A series of seminars took place this autumn as part of MPW’s preparation programme for prospective medical students.
Back by popular demand after a successful talk last year, Consultant Radiographer Sarah Burnett came into college on 27th September. Dr Burnett is an experienced medical practitioner, having been the lead physician in a Casualty department, worked in the Medical Admissions department of a Russell Group university, and conducted research. She gave an engaging talk about the highs and lows of her profession.
Dr Burnett elaborated on the reasons our students might want to pursue a career in Medicine, including the incredible high of successfully treating a patient, but balanced this with some examples of the harder aspects of the profession. She talked very candidly about a time she suffered from Post-Traumatic Stress Disorder following working in Casualty during a major crisis but then lightened the mood with amusing tales of treating children. The students were fascinated, not only by Dr Burnett’s insights into the medical profession, but also by some unofficial interview advice, including how to present yourself and how you might answer some of the more difficult questions.
“First, do no harm” – but what comes next? Dr Amy Wilson, a GP Registrar, was kind enough to debate some Medical Ethics issues with our students on 3rd October. The subject goes back officially as far as 1794, when Thomas Percival published a Code of Ethics for doctors to follow. Dr Wilson explained the four key principles of Medical Ethics: respect for autonomy, beneficence, non-maleficence and justice. In short, their intention is to make sure that the patient is listened to and that doctors are guided to act in the best interests of the patient.
Principles are all well and good in the abstract, but what if a patient refuses breast cancer treatment? Can you force feed an anorexic? A doctor must assess the patient’s capacity: do they understand their condition? Can they remember their diagnosis and make an educated decision about treatment? If they have capacity, their wishes are followed; if not, the doctor must make the decisions.
Dr Wilson discussed a number of recent controversial and widely reported cases of Medical Ethics. The first involved a seven-year-old with a brain tumour whose mother did not agree with the treatment plan. She withdrew him from the programme of chemo and radiotherapy that the NHS had proposed, but a High Court ruled that she was not acting in his best interests and she was forced to re-admit him to hospital. Another tragic case was of a man with ‘locked-in’ syndrome who wanted his wife to help him commit suicide. In this case, she was advised that if she did help she could face a legal charge after his death, so they did not go ahead.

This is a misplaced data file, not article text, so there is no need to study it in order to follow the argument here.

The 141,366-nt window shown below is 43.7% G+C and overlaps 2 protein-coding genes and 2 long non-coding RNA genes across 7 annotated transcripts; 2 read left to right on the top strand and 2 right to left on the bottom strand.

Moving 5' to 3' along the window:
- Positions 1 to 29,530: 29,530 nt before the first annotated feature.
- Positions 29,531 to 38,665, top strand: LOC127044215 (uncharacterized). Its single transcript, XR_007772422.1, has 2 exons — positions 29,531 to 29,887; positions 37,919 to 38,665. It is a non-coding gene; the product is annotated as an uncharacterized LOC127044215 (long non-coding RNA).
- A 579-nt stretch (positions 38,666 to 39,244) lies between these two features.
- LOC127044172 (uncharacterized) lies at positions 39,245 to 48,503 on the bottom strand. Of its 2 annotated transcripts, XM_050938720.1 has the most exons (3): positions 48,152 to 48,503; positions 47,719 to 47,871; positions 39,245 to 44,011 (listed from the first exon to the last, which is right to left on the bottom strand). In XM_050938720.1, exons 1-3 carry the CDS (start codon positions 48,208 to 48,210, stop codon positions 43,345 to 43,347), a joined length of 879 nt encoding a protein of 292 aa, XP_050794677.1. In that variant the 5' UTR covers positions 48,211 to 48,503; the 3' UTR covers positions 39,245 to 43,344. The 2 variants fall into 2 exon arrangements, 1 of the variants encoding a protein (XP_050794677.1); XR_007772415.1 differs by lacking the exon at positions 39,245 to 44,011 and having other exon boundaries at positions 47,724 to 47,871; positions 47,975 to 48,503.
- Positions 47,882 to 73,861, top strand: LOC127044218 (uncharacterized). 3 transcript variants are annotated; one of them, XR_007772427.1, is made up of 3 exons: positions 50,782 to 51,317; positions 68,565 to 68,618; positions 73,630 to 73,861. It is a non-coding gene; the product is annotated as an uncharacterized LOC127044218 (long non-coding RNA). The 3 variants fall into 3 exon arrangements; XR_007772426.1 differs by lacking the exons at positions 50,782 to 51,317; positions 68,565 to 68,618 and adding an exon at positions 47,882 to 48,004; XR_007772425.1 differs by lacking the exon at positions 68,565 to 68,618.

Dr Wilson’s talk was very engaging and the students were able to ask her a lot of ‘what if’ questions, all answered with reference to capacity. Make sure you say that in your interviews everyone!
Our third open lecture was given by Dr Victoria Allen on October 9th. A recent medical graduate herself, Dr Allen gave the students an insight into what learning to be a doctor is really like, including everything the universities themselves ‘forget’ to mention. From 100-hour weeks to sunning herself in Sri Lanka, it was a very frank and entertaining description of her years of training to date.
We started with the dreaded Interviews. What to say, and what not to say (the most common cause of death in the UK is cardiovascular disease not cancer, and don’t tell Admissions Tutors you’d like to practise Medicine ‘to help people’). Dr Allen pointed out that an interview for a place at Medical School is essentially a job interview to be a doctor and students need to prepare accordingly. Dr Allen compared her time at Medical School to running a marathon, with endless learning and work to be done. Medical students work extremely hard, but then again they probably need to: if you become a doctor, your decisions could save or kill someone. Patients and their families trust you to heal them. It’s scary stuff.
One of the highlights of the course for Dr Allen was the intercalated part (she spent eight weeks between Sri Lanka and South Africa, while a friend went to Fiji). Lows included rectal exams and the terrifying moment when she was called upon to save a patient who wasn’t breathing. It was clear that, despite the ups and downs and the obvious stresses, Dr Allen was passionate about Medicine and her enthusiasm was, as you might say, infectious.